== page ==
The Endangered Dog
by Craig Reid
As most people who have been to the Kruger National Park, or on any safari experience for that matter, would know just how rare and special it is to encounter a pack of African Wild Dogs. The approximate number of dogs left in the Greater Kruger National Park is ±300. In an ecosystem that is roughly 2,5 million hectares in size, it is one of the species that is in danger of extinction.
The African Wild Dog is a fairly low ranked predator within the apex predator population of the Greater Kruger National Park ecosystem. Higher ranked predators such as lions would kill a wild dog without hesitation, as predators absolutely hate any form of competition.
Even though the African Wild Dog is not the most highly ranked as a predator, this does not mean they are not a successful predator. These animals have one of the highest hunting success rates in the world, a success rate of ±80%. Whilst lions, on the other hand, have a success rate of between 25% and 30%.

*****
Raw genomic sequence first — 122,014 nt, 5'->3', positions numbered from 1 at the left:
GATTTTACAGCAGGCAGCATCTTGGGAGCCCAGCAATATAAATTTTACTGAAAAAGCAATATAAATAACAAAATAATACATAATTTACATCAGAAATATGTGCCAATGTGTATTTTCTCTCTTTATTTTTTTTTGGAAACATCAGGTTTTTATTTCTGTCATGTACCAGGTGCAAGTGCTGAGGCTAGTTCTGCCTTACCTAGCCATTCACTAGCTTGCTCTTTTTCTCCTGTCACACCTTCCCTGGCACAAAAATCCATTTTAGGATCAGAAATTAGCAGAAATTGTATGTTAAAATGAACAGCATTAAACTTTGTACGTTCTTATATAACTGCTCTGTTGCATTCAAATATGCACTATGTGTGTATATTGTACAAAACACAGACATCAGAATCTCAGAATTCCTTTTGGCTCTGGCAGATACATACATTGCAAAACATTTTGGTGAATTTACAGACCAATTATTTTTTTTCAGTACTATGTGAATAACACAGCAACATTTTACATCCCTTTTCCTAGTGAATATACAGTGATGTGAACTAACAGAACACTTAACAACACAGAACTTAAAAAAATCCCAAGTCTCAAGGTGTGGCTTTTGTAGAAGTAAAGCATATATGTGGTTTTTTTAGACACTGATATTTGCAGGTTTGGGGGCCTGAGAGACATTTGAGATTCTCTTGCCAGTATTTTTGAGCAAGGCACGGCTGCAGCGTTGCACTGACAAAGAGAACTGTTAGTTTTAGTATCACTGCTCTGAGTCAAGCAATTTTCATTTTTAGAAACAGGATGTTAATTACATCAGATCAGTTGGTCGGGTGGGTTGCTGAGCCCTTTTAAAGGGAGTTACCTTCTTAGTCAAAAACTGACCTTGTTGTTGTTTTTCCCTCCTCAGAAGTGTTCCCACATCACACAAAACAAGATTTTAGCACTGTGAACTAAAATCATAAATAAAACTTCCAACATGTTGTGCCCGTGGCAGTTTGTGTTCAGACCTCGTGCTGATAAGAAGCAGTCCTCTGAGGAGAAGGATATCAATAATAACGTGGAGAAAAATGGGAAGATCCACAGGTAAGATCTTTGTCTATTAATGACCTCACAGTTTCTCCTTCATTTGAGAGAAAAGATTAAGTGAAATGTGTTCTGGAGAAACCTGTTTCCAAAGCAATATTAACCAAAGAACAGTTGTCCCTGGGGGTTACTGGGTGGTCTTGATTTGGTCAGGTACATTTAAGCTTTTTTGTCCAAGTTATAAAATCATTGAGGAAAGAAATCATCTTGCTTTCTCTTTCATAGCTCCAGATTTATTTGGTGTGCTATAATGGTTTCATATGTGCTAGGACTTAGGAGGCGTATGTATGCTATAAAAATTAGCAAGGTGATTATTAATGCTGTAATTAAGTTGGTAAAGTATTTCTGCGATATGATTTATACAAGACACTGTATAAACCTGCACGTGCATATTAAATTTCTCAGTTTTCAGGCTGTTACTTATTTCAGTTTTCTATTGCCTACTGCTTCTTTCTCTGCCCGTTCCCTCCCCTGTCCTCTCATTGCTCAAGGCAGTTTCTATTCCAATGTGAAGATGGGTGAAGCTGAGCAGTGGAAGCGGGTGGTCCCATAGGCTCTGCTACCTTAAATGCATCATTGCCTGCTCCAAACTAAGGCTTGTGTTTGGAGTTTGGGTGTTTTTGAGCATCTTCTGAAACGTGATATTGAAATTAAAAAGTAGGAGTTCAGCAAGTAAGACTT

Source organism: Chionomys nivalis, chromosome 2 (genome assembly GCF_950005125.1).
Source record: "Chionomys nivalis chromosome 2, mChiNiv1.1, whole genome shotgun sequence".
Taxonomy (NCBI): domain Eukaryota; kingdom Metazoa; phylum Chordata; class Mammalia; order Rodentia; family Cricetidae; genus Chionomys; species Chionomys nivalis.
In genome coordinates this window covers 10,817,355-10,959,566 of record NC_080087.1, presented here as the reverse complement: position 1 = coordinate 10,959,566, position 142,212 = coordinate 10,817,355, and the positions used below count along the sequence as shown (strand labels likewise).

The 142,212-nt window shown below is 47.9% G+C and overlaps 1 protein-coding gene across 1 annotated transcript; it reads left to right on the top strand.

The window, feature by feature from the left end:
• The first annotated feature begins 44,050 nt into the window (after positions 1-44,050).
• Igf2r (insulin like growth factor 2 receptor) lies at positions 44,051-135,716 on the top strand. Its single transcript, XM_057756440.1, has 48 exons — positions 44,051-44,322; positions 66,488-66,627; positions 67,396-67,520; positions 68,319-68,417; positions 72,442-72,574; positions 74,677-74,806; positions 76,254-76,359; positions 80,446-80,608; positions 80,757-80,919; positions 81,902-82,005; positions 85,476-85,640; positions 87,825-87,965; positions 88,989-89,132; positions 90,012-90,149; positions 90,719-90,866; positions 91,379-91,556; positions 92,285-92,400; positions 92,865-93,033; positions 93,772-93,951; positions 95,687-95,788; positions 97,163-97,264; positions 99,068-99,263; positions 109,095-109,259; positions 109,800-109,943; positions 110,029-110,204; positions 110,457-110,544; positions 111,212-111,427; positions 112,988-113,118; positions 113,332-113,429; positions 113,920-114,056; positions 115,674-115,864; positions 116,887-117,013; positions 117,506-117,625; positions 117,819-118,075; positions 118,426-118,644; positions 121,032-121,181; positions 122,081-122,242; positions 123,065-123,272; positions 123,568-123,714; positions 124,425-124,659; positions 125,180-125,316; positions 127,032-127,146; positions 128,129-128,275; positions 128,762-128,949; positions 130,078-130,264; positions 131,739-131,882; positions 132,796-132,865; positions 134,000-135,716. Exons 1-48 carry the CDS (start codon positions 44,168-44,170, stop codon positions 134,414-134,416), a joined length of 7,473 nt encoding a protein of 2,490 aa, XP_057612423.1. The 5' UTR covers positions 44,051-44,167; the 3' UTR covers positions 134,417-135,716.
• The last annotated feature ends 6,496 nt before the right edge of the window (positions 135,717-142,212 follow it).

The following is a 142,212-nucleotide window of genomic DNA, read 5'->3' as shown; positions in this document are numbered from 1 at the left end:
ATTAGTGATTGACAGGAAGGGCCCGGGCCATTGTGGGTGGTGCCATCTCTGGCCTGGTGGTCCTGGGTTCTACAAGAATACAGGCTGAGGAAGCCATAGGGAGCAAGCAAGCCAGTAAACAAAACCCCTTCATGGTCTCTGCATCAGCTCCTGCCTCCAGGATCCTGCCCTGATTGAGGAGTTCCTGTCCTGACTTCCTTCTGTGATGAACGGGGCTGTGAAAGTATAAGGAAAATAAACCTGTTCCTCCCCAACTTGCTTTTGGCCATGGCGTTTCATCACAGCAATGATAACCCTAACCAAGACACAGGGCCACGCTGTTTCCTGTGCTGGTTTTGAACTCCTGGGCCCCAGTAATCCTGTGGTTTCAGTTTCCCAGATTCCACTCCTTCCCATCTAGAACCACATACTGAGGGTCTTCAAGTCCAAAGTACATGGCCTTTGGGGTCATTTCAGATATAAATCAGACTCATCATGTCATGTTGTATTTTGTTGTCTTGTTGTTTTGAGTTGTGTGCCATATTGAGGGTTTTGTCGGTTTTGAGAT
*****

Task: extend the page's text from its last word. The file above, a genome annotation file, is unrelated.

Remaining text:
The breeding behaviour is too one of the most interesting breeding behaviours within the ecosystem. Unlike other social predators, only the alpha male and alpha female will breed. For example even in a pack of 20 wild dogs they will still only have one litter of pups per season. There have been cases recorded of the Beta female (the second in command) in a pack giving birth to a litter. However, this does not happen often at all. This is another large contributing factor to the low numbers of wild dog in various ecosystems.
Tracking and finding wild dogs can be very tricky as they move incredibly quickly and are not territorial.
There was an incident around 6 years ago where 4 wild dogs were relocated from one reserve to another. The dogs spent roughly 7 days in their new home and then began their 400km journey through farmlands, over freeways and through neighbouring reserves, only to end up exactly where they originally came from.
Here in the northern Klaserie we experience fairly frequent movement of wild dogs. In my career I have never experienced the amount of wild dog movement I am currently experiencing here. In late December of 2019 there were four different wild dog packs on the property that were seen within a three-hour drive. In addition to the large presence of the dogs in the area, we have had two den sites on the property within the last couple of years.
We can only hope that we keep experiencing these frequent movements of wild dogs. We are extremely fortunate to be able to witness and monitor the behaviours of this critically endangered species.